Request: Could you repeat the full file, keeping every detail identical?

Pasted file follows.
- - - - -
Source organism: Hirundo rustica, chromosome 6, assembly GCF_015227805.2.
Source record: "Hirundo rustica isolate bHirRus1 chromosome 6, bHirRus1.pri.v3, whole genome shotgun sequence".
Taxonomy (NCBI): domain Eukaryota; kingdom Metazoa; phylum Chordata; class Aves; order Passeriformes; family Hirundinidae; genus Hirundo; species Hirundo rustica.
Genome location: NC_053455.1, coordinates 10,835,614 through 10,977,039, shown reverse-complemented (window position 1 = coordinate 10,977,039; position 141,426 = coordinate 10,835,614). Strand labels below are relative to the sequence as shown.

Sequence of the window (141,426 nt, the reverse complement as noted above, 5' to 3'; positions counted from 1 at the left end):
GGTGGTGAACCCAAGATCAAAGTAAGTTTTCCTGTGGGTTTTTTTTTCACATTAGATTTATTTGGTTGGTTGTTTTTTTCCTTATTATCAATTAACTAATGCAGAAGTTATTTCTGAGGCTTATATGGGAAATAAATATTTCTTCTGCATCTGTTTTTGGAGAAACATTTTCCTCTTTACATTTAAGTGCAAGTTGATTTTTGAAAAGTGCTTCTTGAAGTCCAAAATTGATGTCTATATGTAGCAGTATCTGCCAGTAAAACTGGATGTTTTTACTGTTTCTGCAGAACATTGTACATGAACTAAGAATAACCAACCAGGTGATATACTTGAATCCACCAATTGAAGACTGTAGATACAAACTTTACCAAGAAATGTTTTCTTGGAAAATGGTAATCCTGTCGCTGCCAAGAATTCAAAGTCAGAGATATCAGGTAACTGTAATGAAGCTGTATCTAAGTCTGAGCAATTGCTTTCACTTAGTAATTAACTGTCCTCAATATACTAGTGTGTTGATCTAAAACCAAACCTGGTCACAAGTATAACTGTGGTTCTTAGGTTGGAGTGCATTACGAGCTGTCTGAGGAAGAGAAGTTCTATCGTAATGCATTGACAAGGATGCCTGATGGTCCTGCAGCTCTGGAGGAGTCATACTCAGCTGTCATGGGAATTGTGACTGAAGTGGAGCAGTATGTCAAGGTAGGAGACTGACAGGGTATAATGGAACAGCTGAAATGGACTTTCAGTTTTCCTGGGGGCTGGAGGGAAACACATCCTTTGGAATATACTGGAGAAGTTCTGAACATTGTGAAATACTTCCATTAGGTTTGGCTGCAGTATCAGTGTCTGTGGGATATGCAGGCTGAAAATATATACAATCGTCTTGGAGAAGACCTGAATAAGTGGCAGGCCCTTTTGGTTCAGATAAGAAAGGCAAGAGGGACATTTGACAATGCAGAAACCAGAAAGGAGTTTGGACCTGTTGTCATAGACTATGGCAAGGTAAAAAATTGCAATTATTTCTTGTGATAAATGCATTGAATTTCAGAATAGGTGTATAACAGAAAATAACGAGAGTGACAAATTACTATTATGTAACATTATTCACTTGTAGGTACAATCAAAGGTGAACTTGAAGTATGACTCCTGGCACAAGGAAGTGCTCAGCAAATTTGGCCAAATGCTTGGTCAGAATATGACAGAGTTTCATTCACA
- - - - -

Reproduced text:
Source organism: Hirundo rustica, chromosome 6, assembly GCF_015227805.2.
Source record: "Hirundo rustica isolate bHirRus1 chromosome 6, bHirRus1.pri.v3, whole genome shotgun sequence".
Taxonomy (NCBI): domain Eukaryota; kingdom Metazoa; phylum Chordata; class Aves; order Passeriformes; family Hirundinidae; genus Hirundo; species Hirundo rustica.
Genome location: NC_053455.1, coordinates 10,835,614 through 10,977,039, shown reverse-complemented (window position 1 = coordinate 10,977,039; position 141,426 = coordinate 10,835,614). Strand labels below are relative to the sequence as shown.

Sequence of the window (141,426 nt, the reverse complement as noted above, 5' to 3'; positions counted from 1 at the left end):
GGTGGTGAACCCAAGATCAAAGTAAGTTTTCCTGTGGGTTTTTTTTTCACATTAGATTTATTTGGTTGGTTGTTTTTTTCCTTATTATCAATTAACTAATGCAGAAGTTATTTCTGAGGCTTATATGGGAAATAAATATTTCTTCTGCATCTGTTTTTGGAGAAACATTTTCCTCTTTACATTTAAGTGCAAGTTGATTTTTGAAAAGTGCTTCTTGAAGTCCAAAATTGATGTCTATATGTAGCAGTATCTGCCAGTAAAACTGGATGTTTTTACTGTTTCTGCAGAACATTGTACATGAACTAAGAATAACCAACCAGGTGATATACTTGAATCCACCAATTGAAGACTGTAGATACAAACTTTACCAAGAAATGTTTTCTTGGAAAATGGTAATCCTGTCGCTGCCAAGAATTCAAAGTCAGAGATATCAGGTAACTGTAATGAAGCTGTATCTAAGTCTGAGCAATTGCTTTCACTTAGTAATTAACTGTCCTCAATATACTAGTGTGTTGATCTAAAACCAAACCTGGTCACAAGTATAACTGTGGTTCTTAGGTTGGAGTGCATTACGAGCTGTCTGAGGAAGAGAAGTTCTATCGTAATGCATTGACAAGGATGCCTGATGGTCCTGCAGCTCTGGAGGAGTCATACTCAGCTGTCATGGGAATTGTGACTGAAGTGGAGCAGTATGTCAAGGTAGGAGACTGACAGGGTATAATGGAACAGCTGAAATGGACTTTCAGTTTTCCTGGGGGCTGGAGGGAAACACATCCTTTGGAATATACTGGAGAAGTTCTGAACATTGTGAAATACTTCCATTAGGTTTGGCTGCAGTATCAGTGTCTGTGGGATATGCAGGCTGAAAATATATACAATCGTCTTGGAGAAGACCTGAATAAGTGGCAGGCCCTTTTGGTTCAGATAAGAAAGGCAAGAGGGACATTTGACAATGCAGAAACCAGAAAGGAGTTTGGACCTGTTGTCATAGACTATGGCAAGGTAAAAAATTGCAATTATTTCTTGTGATAAATGCATTGAATTTCAGAATAGGTGTATAACAGAAAATAACGAGAGTGACAAATTACTATTATGTAACATTATTCACTTGTAGGTACAATCAAAGGTGAACTTGAAGTATGACTCCTGGCACAAGGAAGTGCTCAGCAAATTTGGCCAAATGCTTGGTCAGAATATGACAGAGTTTCATTCACA